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IEA Wind report gets closer to the truth, but there is more to come

The International Energy Agency came out with a forecast this week which suggests that offshore wind could exceed €1 trillion. Despite stories being written that this is a massive increase in last year’s numbers, we still think the IEA is under-estimating this market.

It said that offshore wind will grow to 15 times its current size and in Europe it will become the biggest energy supply source by 2040. But all of us know that the biggest markets for wind are not in Europe, but in Asia and as those countries embrace offshore wind, Asia will push this market faster and further than anyone realizes. Our own forecast for offshore wins is due out before Christmas, and a combination of pipeline and government intent shows that the IEA report is an under-estimate.

The IEA Offshore Wind Outlook 2019 looks ahead for two decades, and is part of the World Energy Outlook 2019, set to be published on the 13th of November.

Today offshore wind only accounts for 0.3% of global electricity generation, but it has been well established that it has a theoretical potential easily capable of meeting all global energy needs.

Key findings in the IEA report show China is set to overtake the UK as installed capacity leaders by 2025, and will reach 175 GW of capacity by 2040, with other emerging players including Japan, India, the US and South Korea contributing towards a global capacity of 342 GW.

The report also envisages a sustainable development scenario where policy is used to accelerate growth to an installed capacity of 562 GW by 2040.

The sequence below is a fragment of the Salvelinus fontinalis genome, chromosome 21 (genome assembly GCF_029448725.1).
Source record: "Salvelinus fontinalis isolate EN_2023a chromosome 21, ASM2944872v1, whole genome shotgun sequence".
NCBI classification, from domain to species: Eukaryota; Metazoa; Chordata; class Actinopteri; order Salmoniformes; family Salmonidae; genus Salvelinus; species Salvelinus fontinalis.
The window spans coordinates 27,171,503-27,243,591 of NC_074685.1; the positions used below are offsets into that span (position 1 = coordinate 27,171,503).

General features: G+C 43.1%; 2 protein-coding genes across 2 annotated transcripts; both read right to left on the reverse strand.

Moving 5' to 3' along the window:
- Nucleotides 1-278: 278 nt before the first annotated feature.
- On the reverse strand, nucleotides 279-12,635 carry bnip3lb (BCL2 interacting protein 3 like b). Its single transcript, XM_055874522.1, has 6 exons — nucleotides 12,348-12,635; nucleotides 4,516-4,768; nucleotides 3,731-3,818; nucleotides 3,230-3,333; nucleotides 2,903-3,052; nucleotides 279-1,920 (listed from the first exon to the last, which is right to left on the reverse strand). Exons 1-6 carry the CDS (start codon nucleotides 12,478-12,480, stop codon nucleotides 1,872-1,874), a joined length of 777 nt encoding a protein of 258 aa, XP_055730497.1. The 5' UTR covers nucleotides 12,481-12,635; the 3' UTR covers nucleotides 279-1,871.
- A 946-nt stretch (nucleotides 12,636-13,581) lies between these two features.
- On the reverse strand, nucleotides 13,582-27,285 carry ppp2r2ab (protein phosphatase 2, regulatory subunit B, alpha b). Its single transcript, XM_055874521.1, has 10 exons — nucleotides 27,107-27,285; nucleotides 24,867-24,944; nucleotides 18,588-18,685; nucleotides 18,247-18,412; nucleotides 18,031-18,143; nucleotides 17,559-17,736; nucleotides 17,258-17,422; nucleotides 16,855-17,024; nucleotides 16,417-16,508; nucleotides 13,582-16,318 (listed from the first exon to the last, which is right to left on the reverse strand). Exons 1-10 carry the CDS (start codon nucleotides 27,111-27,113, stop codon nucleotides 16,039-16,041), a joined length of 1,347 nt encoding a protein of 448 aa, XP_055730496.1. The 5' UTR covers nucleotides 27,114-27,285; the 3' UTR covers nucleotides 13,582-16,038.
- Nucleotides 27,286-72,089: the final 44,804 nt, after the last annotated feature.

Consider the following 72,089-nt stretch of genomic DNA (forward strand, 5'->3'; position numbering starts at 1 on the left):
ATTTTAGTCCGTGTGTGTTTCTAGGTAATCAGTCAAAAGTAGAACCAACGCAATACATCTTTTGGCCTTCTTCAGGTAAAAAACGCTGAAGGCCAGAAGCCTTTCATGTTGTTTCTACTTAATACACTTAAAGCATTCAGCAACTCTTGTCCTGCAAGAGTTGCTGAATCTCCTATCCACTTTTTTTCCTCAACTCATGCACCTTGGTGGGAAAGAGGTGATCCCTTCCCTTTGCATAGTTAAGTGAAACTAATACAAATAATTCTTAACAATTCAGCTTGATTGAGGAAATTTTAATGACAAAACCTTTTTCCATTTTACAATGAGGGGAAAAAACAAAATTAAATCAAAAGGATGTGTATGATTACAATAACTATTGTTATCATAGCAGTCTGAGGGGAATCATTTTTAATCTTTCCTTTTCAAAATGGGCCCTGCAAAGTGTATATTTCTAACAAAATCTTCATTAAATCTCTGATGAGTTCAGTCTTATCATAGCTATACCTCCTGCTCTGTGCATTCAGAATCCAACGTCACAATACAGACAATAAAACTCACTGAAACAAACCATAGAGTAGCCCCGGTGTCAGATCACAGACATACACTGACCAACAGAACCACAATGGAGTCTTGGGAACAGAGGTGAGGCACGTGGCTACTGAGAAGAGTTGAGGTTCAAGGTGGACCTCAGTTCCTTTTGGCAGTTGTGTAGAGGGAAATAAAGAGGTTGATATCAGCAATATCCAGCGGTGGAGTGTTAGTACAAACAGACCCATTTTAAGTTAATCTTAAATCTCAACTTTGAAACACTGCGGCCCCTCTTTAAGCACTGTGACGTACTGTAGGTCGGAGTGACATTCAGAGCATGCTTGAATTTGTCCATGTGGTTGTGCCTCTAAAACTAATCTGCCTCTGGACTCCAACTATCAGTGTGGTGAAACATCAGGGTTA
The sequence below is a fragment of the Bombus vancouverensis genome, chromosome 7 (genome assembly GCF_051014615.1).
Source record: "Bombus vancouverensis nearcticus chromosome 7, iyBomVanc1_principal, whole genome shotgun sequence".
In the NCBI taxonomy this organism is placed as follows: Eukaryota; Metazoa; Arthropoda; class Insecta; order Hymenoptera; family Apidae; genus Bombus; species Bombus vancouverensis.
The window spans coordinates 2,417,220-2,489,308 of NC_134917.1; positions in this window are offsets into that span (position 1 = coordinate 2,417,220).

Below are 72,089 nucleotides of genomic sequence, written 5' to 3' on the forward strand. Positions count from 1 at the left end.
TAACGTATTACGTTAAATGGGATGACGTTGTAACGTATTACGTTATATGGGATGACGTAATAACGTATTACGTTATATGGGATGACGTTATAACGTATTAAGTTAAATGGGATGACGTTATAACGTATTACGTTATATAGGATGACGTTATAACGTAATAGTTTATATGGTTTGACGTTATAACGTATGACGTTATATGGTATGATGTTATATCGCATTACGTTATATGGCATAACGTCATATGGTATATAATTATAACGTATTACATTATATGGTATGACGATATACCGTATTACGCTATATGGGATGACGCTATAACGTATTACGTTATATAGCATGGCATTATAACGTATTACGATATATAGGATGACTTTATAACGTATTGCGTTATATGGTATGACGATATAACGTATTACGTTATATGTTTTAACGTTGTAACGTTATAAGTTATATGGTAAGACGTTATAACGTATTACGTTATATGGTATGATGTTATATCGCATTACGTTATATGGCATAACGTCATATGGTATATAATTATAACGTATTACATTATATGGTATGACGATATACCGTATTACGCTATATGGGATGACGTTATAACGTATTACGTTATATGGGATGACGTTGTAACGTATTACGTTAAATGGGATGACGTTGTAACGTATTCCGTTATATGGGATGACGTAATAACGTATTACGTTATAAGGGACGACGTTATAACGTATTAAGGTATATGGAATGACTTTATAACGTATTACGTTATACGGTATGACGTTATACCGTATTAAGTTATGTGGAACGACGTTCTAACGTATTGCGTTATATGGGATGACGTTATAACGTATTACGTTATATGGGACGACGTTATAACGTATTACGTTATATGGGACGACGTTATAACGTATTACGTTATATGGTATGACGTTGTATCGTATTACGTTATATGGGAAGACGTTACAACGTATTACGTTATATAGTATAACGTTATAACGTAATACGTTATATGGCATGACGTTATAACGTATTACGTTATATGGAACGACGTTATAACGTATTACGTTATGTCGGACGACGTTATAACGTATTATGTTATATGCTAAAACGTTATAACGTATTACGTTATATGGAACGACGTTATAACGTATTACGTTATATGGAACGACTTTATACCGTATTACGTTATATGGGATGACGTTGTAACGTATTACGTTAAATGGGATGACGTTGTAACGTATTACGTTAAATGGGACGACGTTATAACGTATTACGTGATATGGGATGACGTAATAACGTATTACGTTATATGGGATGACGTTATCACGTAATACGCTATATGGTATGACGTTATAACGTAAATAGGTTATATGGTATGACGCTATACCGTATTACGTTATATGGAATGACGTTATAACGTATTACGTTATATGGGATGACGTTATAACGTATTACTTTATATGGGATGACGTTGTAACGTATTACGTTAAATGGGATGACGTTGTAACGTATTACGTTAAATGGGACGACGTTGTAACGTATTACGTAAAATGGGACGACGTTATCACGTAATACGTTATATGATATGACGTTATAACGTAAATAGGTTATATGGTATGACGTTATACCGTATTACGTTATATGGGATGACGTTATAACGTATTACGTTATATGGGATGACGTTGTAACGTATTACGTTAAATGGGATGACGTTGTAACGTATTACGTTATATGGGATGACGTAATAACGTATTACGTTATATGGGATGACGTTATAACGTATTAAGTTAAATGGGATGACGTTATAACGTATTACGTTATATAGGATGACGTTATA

We often criticize energy forecasts for underestimating development, by ignoring projects not currently in the pipeline, but on this timescale the IEA has not been able to do that. The report has been hailed by many for this, “showing how falling costs and technology development have made offshore wind an obvious choice.” This is an easy opinion, when most previous forecasts have projected lower capacity, rather than considering that even now these predictions may still be conservative.

Instead Rethink argues that basing a forecast on existing policies can still cause an underestimation, albeit to a lesser extent, when considering a technology that is rapidly developing, and how climate change protest may influence government policies around the world. Countries like Taiwan are key examples of places where policy frameworks have evolved swiftly, which seems to have been neglected in the IEA forecast.

Countries likely to require floating wind technology, like Japan and France, have been tentative with their policy statements, but as floating wind is successfully deployed elsewhere, the technology will become competitive with traditional offshore towards the end of the 2020s. From then, policy shift, especially in Asia, is likely to cause an explosion of development towards the middle of the following decade.

Due to the lead time of projects, which can often extend to nearly 10 years, deviation from predictions is unlikely to be seen by 2030. Our estimates suggest that the installed capacity is more likely to follow the trajectory of the IEA’s sustainable development scenario to 2030, and probably go above this in the run up to 2040.

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